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New tricks in sky writing

Innovation

A newly formed South Australian company is targeting the eastern states with an advertising option which creates a “billboard’’ in the sky that can be seen for up to 25 kilometres with letters up to 450m tall.

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The brain child of James Hubbard and Peter Stark, SKYTXT – a 4.0 version of traditional skywriting – was launched in Adelaide in April.

State of the art computer programming combines with specially designed light aircraft which puff out vapour “dots’’ forming letters and messages.

It requires five airplanes flying side by side at 14,000 feet but in three minutes they can create an advertising message that can be read over a distance of more than 25km.

“In April we put up our web address in the sky above Adelaide to see what the reaction would be,’’ Mr Hubbard said.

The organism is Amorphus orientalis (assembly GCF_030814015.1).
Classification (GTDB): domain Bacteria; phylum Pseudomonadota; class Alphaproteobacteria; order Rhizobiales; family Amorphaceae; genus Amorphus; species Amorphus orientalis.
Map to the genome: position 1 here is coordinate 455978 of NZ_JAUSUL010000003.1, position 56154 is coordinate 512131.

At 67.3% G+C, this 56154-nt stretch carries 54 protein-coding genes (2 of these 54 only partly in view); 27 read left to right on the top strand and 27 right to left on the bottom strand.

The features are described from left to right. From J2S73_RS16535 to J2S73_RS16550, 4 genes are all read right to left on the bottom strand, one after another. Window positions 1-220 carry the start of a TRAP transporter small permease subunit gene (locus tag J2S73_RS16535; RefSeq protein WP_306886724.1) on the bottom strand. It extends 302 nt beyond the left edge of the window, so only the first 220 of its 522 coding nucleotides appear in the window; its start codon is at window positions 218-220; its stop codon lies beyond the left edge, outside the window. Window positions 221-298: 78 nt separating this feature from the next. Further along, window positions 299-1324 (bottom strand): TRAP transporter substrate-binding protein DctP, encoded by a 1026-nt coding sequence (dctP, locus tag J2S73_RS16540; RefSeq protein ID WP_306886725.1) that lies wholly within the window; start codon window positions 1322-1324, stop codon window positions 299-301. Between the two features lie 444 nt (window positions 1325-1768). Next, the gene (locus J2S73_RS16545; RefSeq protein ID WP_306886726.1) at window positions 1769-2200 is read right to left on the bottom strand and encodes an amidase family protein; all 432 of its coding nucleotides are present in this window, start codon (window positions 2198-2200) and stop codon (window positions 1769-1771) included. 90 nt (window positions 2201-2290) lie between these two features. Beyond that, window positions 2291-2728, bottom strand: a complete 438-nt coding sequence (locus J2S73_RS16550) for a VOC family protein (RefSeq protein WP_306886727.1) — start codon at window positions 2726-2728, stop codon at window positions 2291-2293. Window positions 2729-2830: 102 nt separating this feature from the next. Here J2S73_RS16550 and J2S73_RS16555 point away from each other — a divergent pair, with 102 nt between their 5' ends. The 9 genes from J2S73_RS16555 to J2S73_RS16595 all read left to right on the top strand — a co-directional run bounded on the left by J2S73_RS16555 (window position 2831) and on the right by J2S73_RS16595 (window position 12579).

“We were very pleased as we received a number of inquiries from advertising agencies on the same day asking us what is was and how it worked.

“We also ended up with thousands of hits on our website.

“The letters or numbers can be 300-450m tall and almost eight to nine kilometres long. That’s a pretty big advertising sign.

“We envisage this being extremely attractive is larger cities such as Melbourne and Sydney where, depending on the time of day, two million people could look up and read the sign.

“Also from Adelaide it only takes a couple of hours to fly to Melbourne or about four hours to get to Sydney.’’

He said the specially designed the aircraft operate at a very high altitude where there is very little wind enabling the message to last for up to 15 minutes.

“When you think of the cost to take out a full page advert in a major newspaper – around $20,000 – if provides a very cost effective advertising option.

“The immediacy is also another draw card as a potential clients can have a very quick turnaround from booking their advertising to seeing it written in the sky and reaching their audience.’’

This is a Creative Commons story from The Lead South Australia, a news service providing stories about innovation in South Australia. Please feel free to use the story in any form of media. The story sources are linked in with the copy and all contacts are willing to talk further about the story.

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